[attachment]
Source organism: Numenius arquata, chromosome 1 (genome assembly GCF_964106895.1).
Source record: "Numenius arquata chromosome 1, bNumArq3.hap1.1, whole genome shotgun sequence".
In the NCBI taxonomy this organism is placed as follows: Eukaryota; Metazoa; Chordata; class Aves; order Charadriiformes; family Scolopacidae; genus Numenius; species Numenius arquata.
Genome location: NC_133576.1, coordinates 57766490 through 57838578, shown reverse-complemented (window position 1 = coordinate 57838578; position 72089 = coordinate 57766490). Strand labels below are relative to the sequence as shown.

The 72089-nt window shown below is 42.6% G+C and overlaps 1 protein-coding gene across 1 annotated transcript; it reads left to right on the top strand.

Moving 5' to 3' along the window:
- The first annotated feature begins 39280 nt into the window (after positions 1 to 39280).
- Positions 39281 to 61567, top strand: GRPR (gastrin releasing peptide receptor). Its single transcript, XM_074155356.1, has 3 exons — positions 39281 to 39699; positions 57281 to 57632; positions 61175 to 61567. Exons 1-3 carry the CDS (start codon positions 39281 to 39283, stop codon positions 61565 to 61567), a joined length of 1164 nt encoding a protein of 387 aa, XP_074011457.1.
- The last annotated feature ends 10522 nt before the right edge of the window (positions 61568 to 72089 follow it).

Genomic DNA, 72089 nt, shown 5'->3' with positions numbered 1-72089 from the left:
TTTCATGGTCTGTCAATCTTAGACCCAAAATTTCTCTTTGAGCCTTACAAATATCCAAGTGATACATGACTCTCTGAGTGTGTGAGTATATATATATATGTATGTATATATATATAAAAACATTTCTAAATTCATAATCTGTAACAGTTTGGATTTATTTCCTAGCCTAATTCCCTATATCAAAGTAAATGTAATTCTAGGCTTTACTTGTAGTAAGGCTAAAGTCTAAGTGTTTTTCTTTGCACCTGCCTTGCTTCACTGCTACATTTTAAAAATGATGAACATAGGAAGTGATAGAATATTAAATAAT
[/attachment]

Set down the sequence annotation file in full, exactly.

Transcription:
Source organism: Numenius arquata, chromosome 1 (genome assembly GCF_964106895.1).
Source record: "Numenius arquata chromosome 1, bNumArq3.hap1.1, whole genome shotgun sequence".
In the NCBI taxonomy this organism is placed as follows: Eukaryota; Metazoa; Chordata; class Aves; order Charadriiformes; family Scolopacidae; genus Numenius; species Numenius arquata.
Genome location: NC_133576.1, coordinates 57766490 through 57838578, shown reverse-complemented (window position 1 = coordinate 57838578; position 72089 = coordinate 57766490). Strand labels below are relative to the sequence as shown.

The 72089-nt window shown below is 42.6% G+C and overlaps 1 protein-coding gene across 1 annotated transcript; it reads left to right on the top strand.

Moving 5' to 3' along the window:
- The first annotated feature begins 39280 nt into the window (after positions 1 to 39280).
- Positions 39281 to 61567, top strand: GRPR (gastrin releasing peptide receptor). Its single transcript, XM_074155356.1, has 3 exons — positions 39281 to 39699; positions 57281 to 57632; positions 61175 to 61567. Exons 1-3 carry the CDS (start codon positions 39281 to 39283, stop codon positions 61565 to 61567), a joined length of 1164 nt encoding a protein of 387 aa, XP_074011457.1.
- The last annotated feature ends 10522 nt before the right edge of the window (positions 61568 to 72089 follow it).

Genomic DNA, 72089 nt, shown 5'->3' with positions numbered 1-72089 from the left:
TTTCATGGTCTGTCAATCTTAGACCCAAAATTTCTCTTTGAGCCTTACAAATATCCAAGTGATACATGACTCTCTGAGTGTGTGAGTATATATATATATGTATGTATATATATATAAAAACATTTCTAAATTCATAATCTGTAACAGTTTGGATTTATTTCCTAGCCTAATTCCCTATATCAAAGTAAATGTAATTCTAGGCTTTACTTGTAGTAAGGCTAAAGTCTAAGTGTTTTTCTTTGCACCTGCCTTGCTTCACTGCTACATTTTAAAAATGATGAACATAGGAAGTGATAGAATATTAAATAAT